Editorial Makeover

I am the dimmest of bulbs first thing in the morning.



But even in my diminished capacity (not that I’m all that bright at full capacity) I couldn’t help but notice that “non-campaigning” U.S. Senate candidate Rob Simmons looked unusually good in his page one, above-the-fold picture in the Hartford Courant.  (“Sources:  Simmons Out.”)  He had a better hairline, a firmer chin.

And then, as my eyes started to focus and the coffee began to take hold, I realized that the man in the picture above the caption “Simmons” was another candidate, Peter Schiff.

Mistake?  Sure, we all make them.  (Maybe it was even corrected by the time your edition was printed.)

Bad mistake?  Well, Schiff is a fine looking man. 

Come to think of it, you can put his picture above the caption “Brooks” any day.   He has better hair than me too.


About Gerry

I've been covering Connecticut news and sports since 1974. I know, I don't look that old.
This entry was posted in Diatribes, Media, News, Noticed, People and tagged , , , , . Bookmark the permalink.

16 Responses to Editorial Makeover

  1. Beckie says:

    Gerry….you’re in news. Is this an acceptable error? When I worked for a newspaper, it most definitely was not. Especially front page, above the fold.
    This was a very avoidable mistake. It’s called proofing/proof-reading. But apparently, none of the papers do it anymore. Perhaps the position was cut due to budget constraints.

    • Gerry says:

      Beckie, it is most definitely not acceptable. I say that knowing we all live in the same glass house, and I would say the same thing if we did it. And I have.

      • Beckie says:

        I’m not saying mistakes never happen. They do. We once ran a piece from a state rep that was supposed to have her picture. What printed was a picture of a stump. And yes, we apologized to her personally and in the paper. But it wasn’t front page and it wasn’t “news.”

        I think Terry and Sharon have hit the nail on the head. Daily newspapers are dying. People are getting news from the Web, radio and TV. That being said, local (on the town level) news has to come from a newspaper, thus the influx of weeklies (where I worked.) Still no money to be made by the paper or the employees, though, and they serve as stepping stones for interns and new grads, which is fine. We all start somewhere. But the standard needs to be set higher. Simple grammer and spelling seem to have been put on the back burner (and not just in news.)
        And we, as a society, think that apologizing for errors big and small makes it all better. How about not doing it in the first place? (My mind flashes to Sarah Ferguson. How disappointing.)

  2. My ‘silly’ question is if the newspaper will say “We are sorry’ of if it will be just a ‘misprint’

    • Gerry says:

      I say we all make mistakes because we do. Twice in the last few days, we ran the wrong video on stories, so all I can say to the viewers is, “That’s the wrong video.”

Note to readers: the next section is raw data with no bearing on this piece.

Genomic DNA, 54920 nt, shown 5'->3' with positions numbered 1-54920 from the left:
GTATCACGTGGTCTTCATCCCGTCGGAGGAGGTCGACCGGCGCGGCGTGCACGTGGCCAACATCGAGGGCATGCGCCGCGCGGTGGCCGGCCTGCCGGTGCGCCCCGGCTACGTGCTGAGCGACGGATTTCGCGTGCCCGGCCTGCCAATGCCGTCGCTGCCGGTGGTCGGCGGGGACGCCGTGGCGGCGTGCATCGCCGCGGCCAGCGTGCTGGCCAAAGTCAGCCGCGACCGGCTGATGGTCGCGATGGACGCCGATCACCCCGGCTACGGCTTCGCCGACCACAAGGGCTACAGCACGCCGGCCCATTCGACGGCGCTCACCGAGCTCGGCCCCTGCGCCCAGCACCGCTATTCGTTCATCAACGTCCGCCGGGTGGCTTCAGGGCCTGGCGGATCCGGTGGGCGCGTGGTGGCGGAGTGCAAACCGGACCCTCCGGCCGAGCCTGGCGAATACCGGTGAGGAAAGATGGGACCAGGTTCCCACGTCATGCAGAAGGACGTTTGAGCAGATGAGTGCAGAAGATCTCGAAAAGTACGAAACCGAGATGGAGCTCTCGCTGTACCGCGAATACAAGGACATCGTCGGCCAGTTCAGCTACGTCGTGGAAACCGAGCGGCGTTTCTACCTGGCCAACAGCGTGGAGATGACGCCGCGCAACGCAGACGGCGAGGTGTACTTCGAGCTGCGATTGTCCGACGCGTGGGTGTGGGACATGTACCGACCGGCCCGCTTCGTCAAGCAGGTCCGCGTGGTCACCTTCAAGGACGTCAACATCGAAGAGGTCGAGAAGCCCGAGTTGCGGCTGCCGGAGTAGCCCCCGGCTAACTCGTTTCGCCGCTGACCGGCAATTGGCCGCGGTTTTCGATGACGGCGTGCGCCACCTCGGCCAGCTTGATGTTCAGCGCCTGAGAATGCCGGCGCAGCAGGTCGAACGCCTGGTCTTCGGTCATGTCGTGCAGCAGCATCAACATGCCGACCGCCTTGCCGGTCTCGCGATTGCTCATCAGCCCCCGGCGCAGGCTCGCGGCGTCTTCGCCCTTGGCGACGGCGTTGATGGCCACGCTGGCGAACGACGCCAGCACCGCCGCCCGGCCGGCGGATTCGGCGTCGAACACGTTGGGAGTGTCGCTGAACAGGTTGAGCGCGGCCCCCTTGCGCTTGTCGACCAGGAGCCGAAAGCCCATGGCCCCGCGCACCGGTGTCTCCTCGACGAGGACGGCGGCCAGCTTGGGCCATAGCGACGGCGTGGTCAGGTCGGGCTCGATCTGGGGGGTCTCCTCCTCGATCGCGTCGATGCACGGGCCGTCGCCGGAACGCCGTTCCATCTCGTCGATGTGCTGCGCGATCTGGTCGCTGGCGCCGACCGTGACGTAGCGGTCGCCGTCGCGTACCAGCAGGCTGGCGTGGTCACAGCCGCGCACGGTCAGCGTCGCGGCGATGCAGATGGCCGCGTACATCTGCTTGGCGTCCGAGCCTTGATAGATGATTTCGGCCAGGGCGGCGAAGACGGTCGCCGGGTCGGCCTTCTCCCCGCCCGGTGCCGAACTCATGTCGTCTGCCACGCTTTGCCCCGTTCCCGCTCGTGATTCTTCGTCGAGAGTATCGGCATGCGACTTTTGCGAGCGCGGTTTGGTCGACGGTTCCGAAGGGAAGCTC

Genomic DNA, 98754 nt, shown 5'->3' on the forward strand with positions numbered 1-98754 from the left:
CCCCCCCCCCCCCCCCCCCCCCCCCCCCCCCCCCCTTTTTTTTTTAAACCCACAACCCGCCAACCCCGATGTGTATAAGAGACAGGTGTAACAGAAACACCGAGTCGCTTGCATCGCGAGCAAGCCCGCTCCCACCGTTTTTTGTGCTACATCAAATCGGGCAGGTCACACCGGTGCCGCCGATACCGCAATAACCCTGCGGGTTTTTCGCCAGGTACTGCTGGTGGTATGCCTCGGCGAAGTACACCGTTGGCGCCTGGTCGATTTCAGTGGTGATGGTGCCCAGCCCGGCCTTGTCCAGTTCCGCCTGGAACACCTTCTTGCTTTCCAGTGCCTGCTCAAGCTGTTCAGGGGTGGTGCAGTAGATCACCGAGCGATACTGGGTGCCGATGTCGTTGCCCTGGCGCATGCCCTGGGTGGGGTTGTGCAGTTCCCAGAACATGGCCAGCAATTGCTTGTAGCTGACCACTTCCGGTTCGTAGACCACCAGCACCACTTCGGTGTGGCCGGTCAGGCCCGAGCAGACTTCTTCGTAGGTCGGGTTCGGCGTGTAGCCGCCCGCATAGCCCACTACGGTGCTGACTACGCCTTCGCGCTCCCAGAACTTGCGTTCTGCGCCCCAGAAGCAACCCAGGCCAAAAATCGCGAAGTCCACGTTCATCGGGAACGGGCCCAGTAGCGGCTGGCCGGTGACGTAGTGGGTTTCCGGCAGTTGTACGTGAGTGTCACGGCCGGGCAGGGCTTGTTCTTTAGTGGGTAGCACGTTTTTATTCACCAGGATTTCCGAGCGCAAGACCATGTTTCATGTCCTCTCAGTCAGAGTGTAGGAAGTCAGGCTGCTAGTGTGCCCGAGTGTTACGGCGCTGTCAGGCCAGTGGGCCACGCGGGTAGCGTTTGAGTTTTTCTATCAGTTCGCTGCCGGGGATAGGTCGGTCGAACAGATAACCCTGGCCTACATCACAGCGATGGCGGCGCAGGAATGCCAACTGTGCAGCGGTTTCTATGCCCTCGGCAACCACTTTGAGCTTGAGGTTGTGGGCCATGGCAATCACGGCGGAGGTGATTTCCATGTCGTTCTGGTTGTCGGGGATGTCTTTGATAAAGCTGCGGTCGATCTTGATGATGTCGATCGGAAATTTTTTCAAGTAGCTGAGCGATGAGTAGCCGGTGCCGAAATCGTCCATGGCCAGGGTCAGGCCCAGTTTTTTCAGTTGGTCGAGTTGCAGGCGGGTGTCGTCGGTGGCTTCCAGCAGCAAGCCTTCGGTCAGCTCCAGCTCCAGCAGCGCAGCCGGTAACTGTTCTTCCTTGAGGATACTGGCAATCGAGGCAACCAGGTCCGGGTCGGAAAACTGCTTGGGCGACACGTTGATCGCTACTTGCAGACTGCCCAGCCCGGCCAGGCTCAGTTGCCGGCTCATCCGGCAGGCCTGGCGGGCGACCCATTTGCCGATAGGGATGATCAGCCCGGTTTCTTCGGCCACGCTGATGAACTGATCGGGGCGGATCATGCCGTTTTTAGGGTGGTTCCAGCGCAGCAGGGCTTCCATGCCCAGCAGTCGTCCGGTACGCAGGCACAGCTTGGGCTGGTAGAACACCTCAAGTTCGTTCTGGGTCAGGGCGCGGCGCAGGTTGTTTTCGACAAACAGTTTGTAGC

3. Terry Cowgill says:

    Gerry, I think what has happened is with all the lay-offs and early retirements at The Courant, in too many cases what remains in the newsroom are young reporters and editors who don’t know East Hartford from East Windsor, to say nothing of Simmons from Schiff.

    • Gerry says:

      There’s a lot to be said for institutional memory. And common sense too.

      • Duby says:

        You graciously pointed out that later editions of the paper might have included the correct photo. We get the final city edition and were also greeted by Peter Schiff, not Rob Simmons, while walking inside from the driveway retrieval. Oy.

      • Gerry says:

        Sorry to hear that. Ugh.

  4. Gerry, when you are on, doing your job, and there is an error, you do say ‘I’m sorry’, we then believe you even more. You let us know you are human. With a newspaper, there are times when the ‘errors’ are found after millions of copies have gone out. So what will happen there will be a ‘small’ blurb on the second page most of the time the next day, but you have to look for it. Of course there are the times in which the reader will forgot to look for that the next day.

    I go back to when ‘News’ were “News” it wasn’t about Lindsey Lohan either not showing up for Court, nor about what Jesse James did or didn’t do for Sandra Bullock I want to know what is going on ‘news what was going on in Middltown.

  5. Li'l Em-Cyni-Kel says:

    Ah, but Gerry, in a larger sense what difference does it make whose picture it is, who the candidates are, or who gets elected? To quote that powerful political duo, Sonny and Cher, “The Beat Goes On.” And on.

  6. My head’s spinning. I thought the guy on the right was you, Gerry. You with a new do. The wrong picture isn’t big news. When I was a reporter, the guy in the newsroom whose desk was next to mine got a name wrong in a front page story about a house fire. He killed off the deceased’s next door neighbor, who was alive and well. It was the second time in ten years the paper had reported this woman was dead when, in fact, the reports of her demise were greatly exaggerated. Her son called the city editor soon after his paper landed on the stoop.

    The reporter was dealt with immediately after the son’s call.

    Can you spell F-I-R-E?

    And li’l em. I wonder where Sonny would be now if he hadn’t hit that tree. I liked him a lot. Wish that beat was still going on.

  7. Unless you work for Theo Epstein. Then you get dealt with by getting dealt – to the Dodgers for example.

    But your point is well taken. It’s amazing what people get away with these days.

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